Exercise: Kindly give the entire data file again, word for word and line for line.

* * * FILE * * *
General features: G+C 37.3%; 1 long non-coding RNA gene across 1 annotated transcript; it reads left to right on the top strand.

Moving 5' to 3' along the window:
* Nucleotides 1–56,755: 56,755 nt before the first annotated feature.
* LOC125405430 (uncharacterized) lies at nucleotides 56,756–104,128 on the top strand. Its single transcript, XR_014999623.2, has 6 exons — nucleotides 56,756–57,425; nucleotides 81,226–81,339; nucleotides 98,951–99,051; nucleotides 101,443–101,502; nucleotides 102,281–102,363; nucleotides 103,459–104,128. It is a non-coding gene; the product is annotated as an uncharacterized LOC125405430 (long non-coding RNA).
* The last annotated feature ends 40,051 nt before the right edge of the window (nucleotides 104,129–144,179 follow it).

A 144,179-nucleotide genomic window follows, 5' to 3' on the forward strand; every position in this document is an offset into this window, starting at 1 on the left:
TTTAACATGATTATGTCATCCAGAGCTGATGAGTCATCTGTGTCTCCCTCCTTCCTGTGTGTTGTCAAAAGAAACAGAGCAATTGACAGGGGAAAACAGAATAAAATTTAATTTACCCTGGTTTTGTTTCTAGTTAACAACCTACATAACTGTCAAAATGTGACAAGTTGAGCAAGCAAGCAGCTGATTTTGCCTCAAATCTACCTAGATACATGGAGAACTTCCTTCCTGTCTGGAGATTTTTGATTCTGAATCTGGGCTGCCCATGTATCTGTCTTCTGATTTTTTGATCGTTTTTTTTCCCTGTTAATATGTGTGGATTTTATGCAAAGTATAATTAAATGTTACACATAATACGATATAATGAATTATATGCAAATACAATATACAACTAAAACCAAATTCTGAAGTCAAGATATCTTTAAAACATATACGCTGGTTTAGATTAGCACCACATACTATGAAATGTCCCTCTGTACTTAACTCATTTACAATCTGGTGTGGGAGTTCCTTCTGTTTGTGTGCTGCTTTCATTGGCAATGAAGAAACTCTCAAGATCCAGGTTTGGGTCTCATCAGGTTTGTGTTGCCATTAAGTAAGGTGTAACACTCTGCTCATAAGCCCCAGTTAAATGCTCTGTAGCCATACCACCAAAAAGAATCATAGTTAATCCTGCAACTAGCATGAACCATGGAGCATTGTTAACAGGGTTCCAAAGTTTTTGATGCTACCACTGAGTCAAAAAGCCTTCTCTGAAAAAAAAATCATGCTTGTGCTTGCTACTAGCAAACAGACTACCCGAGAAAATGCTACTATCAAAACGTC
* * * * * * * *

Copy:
General features: G+C 37.3%; 1 long non-coding RNA gene across 1 annotated transcript; it reads left to right on the top strand.

Moving 5' to 3' along the window:
* Nucleotides 1–56,755: 56,755 nt before the first annotated feature.
* LOC125405430 (uncharacterized) lies at nucleotides 56,756–104,128 on the top strand. Its single transcript, XR_014999623.2, has 6 exons — nucleotides 56,756–57,425; nucleotides 81,226–81,339; nucleotides 98,951–99,051; nucleotides 101,443–101,502; nucleotides 102,281–102,363; nucleotides 103,459–104,128. It is a non-coding gene; the product is annotated as an uncharacterized LOC125405430 (long non-coding RNA).
* The last annotated feature ends 40,051 nt before the right edge of the window (nucleotides 104,129–144,179 follow it).

A 144,179-nucleotide genomic window follows, 5' to 3' on the forward strand; every position in this document is an offset into this window, starting at 1 on the left:
TTTAACATGATTATGTCATCCAGAGCTGATGAGTCATCTGTGTCTCCCTCCTTCCTGTGTGTTGTCAAAAGAAACAGAGCAATTGACAGGGGAAAACAGAATAAAATTTAATTTACCCTGGTTTTGTTTCTAGTTAACAACCTACATAACTGTCAAAATGTGACAAGTTGAGCAAGCAAGCAGCTGATTTTGCCTCAAATCTACCTAGATACATGGAGAACTTCCTTCCTGTCTGGAGATTTTTGATTCTGAATCTGGGCTGCCCATGTATCTGTCTTCTGATTTTTTGATCGTTTTTTTTCCCTGTTAATATGTGTGGATTTTATGCAAAGTATAATTAAATGTTACACATAATACGATATAATGAATTATATGCAAATACAATATACAACTAAAACCAAATTCTGAAGTCAAGATATCTTTAAAACATATACGCTGGTTTAGATTAGCACCACATACTATGAAATGTCCCTCTGTACTTAACTCATTTACAATCTGGTGTGGGAGTTCCTTCTGTTTGTGTGCTGCTTTCATTGGCAATGAAGAAACTCTCAAGATCCAGGTTTGGGTCTCATCAGGTTTGTGTTGCCATTAAGTAAGGTGTAACACTCTGCTCATAAGCCCCAGTTAAATGCTCTGTAGCCATACCACCAAAAAGAATCATAGTTAATCCTGCAACTAGCATGAACCATGGAGCATTGTTAACAGGGTTCCAAAGTTTTTGATGCTACCACTGAGTCAAAAAGCCTTCTCTGAAAAAAAAATCATGCTTGTGCTTGCTACTAGCAAACAGACTACCCGAGAAAATGCTACTATCAAAACGTC